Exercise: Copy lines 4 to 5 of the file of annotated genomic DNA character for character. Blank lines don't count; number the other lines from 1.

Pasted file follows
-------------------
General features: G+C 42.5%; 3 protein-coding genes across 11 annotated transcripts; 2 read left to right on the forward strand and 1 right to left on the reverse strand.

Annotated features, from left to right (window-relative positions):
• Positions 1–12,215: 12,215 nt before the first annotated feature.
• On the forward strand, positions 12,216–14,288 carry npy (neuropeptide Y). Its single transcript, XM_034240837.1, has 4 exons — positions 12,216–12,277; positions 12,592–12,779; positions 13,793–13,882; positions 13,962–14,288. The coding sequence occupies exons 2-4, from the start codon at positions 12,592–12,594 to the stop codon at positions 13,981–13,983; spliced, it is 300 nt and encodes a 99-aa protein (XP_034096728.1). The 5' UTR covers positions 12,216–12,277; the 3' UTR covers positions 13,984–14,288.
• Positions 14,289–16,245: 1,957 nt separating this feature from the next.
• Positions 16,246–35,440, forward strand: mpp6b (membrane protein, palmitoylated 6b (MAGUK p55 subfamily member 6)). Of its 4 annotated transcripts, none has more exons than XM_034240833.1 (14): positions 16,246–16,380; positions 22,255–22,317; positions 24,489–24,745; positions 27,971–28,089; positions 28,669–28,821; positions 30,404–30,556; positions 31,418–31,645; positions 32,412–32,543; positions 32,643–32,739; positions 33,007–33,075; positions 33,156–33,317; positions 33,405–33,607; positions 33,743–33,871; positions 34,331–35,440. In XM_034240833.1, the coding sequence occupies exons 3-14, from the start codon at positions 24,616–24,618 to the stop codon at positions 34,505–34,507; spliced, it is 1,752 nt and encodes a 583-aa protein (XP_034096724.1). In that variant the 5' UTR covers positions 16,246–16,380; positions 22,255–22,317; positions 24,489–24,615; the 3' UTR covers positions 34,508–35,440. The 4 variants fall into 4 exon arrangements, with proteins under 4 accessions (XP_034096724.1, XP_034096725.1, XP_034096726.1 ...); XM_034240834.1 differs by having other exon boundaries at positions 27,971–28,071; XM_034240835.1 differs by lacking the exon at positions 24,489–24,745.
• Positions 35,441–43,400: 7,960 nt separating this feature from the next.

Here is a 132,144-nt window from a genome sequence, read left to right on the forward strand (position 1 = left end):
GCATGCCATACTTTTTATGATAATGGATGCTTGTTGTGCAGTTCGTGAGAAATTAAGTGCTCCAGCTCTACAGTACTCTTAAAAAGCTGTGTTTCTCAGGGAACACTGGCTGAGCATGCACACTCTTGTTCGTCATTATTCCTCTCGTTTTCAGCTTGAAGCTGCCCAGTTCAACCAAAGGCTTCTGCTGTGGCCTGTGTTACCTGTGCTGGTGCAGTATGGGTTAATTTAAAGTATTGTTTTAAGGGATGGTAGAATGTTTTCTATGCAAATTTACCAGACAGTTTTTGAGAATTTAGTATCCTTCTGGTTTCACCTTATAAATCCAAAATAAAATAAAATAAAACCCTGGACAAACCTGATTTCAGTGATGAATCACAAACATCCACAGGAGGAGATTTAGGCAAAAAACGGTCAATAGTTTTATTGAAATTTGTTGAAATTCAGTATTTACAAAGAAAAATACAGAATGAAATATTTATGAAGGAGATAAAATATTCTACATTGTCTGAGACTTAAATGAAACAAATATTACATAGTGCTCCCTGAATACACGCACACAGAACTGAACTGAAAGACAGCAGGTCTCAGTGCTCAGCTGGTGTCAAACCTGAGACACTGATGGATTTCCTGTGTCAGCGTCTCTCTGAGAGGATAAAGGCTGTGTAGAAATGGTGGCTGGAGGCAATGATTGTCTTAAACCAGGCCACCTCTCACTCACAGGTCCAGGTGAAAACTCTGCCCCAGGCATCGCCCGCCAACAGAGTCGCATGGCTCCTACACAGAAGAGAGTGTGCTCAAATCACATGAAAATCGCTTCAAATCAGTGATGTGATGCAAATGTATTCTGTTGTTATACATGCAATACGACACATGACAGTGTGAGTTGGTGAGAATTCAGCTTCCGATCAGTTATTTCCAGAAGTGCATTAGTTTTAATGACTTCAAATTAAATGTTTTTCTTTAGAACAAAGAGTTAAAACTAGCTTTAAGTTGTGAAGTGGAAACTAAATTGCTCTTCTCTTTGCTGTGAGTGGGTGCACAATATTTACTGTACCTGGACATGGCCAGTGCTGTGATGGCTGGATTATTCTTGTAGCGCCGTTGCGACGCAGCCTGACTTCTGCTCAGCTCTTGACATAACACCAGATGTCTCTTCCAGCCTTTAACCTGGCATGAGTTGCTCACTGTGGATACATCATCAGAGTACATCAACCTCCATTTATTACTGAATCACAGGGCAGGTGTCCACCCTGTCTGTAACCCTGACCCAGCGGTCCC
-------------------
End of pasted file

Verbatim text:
• On the forward strand, positions 12,216–14,288 carry npy (neuropeptide Y). Its single transcript, XM_034240837.1, has 4 exons — positions 12,216–12,277; positions 12,592–12,779; positions 13,793–13,882; positions 13,962–14,288. The coding sequence occupies exons 2-4, from the start codon at positions 12,592–12,594 to the stop codon at positions 13,981–13,983; spliced, it is 300 nt and encodes a 99-aa protein (XP_034096728.1). The 5' UTR covers positions 12,216–12,277; the 3' UTR covers positions 13,984–14,288.
• Positions 14,289–16,245: 1,957 nt separating this feature from the next.